Chapter

New Zealand: Parliamentary Careers and Electoral Reform

Elizabeth McLeay

in The Political Class in Advanced Democracies

Published in print December 2003 | ISBN: 9780199260362
Published online January 2005 | e-ISBN: 9780191601873 | DOI: http://dx.doi.org/10.1093/0199260362.003.0015
 New Zealand: Parliamentary Careers and Electoral Reform

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At the end of the nineteenth century, New Zealand's MPs began to see their mandate as an occupation and therefore granted themselves full salaries. Yet, staffing remained poor until the 1970s, when parliament became more sophisticated, specialized, and policy-focussed. Political recruitment and careers were mostly channelled through one of the two dominant national parties; that changed in 1993 when the first-past-the-post electoral system was substituted by a mixed member proportional system resulting in a more diverse party system. But the electoral reform process itself also shows how the rather small, established political class of New Zealand tried to protect their endangered status first by resisting popular reform initiatives and then by manipulating their inevitable institutional outcomes.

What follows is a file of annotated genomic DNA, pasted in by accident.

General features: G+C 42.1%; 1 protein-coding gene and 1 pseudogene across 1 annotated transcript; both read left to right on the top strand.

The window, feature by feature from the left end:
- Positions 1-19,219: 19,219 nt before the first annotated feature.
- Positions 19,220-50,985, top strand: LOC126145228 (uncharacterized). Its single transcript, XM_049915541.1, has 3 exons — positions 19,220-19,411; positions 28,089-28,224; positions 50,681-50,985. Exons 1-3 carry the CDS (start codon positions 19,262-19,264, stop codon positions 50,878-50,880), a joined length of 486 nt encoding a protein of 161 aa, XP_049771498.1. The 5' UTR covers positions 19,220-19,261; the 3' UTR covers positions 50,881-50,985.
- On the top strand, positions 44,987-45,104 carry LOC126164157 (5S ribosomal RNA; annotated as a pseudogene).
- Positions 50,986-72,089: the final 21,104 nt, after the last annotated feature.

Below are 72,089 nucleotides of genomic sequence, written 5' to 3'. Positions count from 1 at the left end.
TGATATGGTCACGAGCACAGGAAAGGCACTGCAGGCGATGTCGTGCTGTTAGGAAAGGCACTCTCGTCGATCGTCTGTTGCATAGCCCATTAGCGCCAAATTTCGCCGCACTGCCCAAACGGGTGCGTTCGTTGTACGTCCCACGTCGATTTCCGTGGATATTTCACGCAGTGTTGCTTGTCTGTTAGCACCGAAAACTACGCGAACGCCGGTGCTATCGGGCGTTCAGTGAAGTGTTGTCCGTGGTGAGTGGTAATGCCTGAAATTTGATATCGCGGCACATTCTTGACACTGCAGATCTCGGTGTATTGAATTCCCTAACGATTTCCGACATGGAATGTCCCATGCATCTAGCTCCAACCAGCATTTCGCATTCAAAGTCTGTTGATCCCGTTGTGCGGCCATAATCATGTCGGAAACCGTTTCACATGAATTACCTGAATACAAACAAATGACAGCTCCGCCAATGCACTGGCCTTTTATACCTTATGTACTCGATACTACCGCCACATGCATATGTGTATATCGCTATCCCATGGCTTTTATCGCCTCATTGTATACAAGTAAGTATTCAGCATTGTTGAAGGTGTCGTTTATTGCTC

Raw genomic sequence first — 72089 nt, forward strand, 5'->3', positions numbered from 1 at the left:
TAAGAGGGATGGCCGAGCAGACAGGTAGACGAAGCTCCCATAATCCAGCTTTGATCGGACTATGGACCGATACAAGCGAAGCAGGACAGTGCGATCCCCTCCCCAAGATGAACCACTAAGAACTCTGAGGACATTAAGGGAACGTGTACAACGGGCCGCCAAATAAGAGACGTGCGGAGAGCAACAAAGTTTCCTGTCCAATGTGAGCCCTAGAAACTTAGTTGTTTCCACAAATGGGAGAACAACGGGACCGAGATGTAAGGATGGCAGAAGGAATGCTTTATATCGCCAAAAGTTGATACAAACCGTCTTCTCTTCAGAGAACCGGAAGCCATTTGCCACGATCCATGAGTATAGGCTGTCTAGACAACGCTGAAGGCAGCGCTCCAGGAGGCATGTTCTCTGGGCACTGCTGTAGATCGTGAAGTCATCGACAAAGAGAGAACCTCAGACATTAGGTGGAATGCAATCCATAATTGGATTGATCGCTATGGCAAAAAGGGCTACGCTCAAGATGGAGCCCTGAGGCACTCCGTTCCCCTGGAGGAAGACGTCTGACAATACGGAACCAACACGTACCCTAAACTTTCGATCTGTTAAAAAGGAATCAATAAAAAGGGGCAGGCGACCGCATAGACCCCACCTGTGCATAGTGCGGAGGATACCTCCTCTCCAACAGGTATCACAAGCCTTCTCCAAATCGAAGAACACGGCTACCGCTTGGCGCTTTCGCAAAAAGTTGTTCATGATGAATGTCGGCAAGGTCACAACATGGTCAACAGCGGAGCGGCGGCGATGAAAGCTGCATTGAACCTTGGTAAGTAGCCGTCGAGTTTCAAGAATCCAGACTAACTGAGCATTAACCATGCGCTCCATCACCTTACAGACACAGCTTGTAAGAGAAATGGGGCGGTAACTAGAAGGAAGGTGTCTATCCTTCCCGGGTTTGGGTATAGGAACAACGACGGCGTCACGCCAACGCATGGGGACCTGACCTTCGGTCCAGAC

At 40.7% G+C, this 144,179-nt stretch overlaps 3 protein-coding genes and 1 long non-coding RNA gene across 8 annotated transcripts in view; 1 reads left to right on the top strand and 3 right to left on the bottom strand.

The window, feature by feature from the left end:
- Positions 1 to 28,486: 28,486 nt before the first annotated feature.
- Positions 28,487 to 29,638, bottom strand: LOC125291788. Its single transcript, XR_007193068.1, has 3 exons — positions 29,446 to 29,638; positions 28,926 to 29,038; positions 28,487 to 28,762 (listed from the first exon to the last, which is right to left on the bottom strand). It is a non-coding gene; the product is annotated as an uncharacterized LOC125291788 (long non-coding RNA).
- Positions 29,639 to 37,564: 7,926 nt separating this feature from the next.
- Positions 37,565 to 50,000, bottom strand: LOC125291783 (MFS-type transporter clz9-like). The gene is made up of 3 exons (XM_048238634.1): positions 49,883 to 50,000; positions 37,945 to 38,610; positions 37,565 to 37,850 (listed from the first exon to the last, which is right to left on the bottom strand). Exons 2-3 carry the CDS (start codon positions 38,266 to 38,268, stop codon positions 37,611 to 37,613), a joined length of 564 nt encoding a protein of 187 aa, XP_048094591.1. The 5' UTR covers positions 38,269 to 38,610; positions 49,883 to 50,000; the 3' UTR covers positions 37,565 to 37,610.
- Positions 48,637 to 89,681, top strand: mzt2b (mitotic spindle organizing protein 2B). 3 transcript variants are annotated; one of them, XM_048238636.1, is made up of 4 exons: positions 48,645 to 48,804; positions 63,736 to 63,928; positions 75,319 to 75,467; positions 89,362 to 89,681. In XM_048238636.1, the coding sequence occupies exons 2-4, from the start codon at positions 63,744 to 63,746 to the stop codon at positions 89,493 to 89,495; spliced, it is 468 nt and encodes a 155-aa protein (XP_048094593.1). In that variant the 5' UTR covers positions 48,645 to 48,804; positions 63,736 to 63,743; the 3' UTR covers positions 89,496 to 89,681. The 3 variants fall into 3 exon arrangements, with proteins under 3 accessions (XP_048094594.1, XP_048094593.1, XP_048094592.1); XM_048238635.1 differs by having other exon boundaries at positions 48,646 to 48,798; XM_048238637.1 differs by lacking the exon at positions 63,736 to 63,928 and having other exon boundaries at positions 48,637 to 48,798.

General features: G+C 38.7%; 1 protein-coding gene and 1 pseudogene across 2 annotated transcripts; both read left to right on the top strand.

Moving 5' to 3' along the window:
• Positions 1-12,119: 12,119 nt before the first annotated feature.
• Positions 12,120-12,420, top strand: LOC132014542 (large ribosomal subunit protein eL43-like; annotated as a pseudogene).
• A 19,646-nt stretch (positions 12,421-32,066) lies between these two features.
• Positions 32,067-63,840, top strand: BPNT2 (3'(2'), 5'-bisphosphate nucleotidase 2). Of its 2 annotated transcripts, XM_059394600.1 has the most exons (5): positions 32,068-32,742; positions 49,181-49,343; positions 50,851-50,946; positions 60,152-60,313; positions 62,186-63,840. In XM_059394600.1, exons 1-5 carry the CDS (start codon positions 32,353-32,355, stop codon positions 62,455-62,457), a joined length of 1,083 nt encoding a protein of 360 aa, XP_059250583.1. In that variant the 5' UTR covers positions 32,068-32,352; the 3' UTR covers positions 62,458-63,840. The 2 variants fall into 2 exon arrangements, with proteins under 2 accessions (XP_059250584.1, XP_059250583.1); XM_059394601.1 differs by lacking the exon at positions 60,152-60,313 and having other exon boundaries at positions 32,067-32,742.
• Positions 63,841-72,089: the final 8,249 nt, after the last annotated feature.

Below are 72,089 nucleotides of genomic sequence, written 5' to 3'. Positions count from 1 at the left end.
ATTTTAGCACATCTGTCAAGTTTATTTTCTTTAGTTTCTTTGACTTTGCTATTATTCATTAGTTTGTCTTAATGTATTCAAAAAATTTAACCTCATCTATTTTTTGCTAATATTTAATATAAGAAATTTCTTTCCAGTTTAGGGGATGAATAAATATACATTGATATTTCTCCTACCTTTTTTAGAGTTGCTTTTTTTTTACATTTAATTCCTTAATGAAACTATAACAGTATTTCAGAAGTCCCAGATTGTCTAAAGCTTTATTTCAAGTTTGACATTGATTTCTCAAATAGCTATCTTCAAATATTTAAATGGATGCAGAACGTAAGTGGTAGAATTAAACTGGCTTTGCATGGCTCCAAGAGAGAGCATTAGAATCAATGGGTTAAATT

Keywords: electoral reform; Maori; New Zealand; party duopoly; political class; remuneration; Westminster system

Chapter.  9850 words. 

Subjects: Comparative Politics

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